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[This article is included in the 45th Carnival of Math ] Mathematical logic can produce some great trivia. Did you know that at every instant, there is a spot in the world where no wind is blowing? It is true, and the proof comes as an application of a fixed point theorem which I discussed a year ago. This article continues the Thanksgiving tradition of discussing math trivia.
I came across a good brain teaser at this site : A pack of cards has 52 cards. You are in a dark room with this pack of cards. You have been told that inside the pack there are 42 cards facing down, 10 cards facing up. You have been asked to reorganize this pack of cards into two decks – so that each deck contains an equal number of cards that face up. Remember, you are in the darkness and can’t see.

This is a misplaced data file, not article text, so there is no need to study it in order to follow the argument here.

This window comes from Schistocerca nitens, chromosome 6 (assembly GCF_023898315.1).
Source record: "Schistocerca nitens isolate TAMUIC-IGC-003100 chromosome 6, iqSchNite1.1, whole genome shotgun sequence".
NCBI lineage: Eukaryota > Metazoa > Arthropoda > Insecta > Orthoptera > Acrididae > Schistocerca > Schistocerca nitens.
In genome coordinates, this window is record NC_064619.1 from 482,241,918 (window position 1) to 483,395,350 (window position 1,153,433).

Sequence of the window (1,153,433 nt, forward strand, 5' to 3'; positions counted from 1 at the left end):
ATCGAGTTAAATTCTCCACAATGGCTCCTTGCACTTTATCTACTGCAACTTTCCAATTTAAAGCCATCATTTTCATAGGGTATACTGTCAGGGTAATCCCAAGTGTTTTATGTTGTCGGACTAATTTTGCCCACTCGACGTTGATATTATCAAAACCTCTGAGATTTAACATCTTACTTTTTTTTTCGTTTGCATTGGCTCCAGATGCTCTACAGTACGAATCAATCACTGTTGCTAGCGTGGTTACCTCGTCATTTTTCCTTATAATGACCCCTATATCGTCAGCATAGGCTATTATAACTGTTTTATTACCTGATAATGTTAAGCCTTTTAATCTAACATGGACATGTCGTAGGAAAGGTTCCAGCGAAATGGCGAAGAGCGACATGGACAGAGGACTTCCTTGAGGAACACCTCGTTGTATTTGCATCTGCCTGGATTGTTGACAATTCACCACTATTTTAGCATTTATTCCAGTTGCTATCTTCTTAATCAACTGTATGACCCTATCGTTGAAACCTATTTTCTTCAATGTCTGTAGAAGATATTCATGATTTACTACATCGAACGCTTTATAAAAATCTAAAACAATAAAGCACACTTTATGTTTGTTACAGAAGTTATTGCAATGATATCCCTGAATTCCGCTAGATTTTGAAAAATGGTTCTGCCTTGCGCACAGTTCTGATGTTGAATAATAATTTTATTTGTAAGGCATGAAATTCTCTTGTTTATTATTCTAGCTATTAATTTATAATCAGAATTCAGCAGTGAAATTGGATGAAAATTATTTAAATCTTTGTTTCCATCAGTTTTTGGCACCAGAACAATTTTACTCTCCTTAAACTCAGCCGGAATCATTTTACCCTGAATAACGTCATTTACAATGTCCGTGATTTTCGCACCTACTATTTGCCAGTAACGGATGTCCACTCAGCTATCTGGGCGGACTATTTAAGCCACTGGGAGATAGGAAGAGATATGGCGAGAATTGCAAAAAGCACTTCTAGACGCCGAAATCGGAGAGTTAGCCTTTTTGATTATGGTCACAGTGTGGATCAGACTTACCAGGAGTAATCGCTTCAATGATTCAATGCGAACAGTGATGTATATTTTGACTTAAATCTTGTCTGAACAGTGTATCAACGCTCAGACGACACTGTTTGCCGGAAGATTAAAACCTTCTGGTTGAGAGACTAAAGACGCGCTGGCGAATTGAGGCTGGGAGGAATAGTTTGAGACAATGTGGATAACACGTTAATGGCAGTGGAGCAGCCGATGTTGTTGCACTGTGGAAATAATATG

Via StumbleUpon, I came across this short text page which lists three mathematical ‘proofs’ which seem to violate common sense, listed below. The first is: The second one is:
Games and Math go really well together, although a lot of people don't make that connection. Math really can be fun if some of its principles are taught through games. We see this in quite a number of free and commercial video games that teach math concepts, typically through solving arithmetic problems. In this article I present 8 games of a different variety. They use paper and pencil, are free, are easy to learn, and teach logical thinking and strategy that involves looking ahead. They're great fun and they can usually be played by young and old alike.
These problems are aimed at junior high and high school students with a flare for mathematics and logic. These are "real world" problems, rather than abstract riddles about sets or trigonometry etc. The questions should be accessible to a wide audience, even if the answers are not.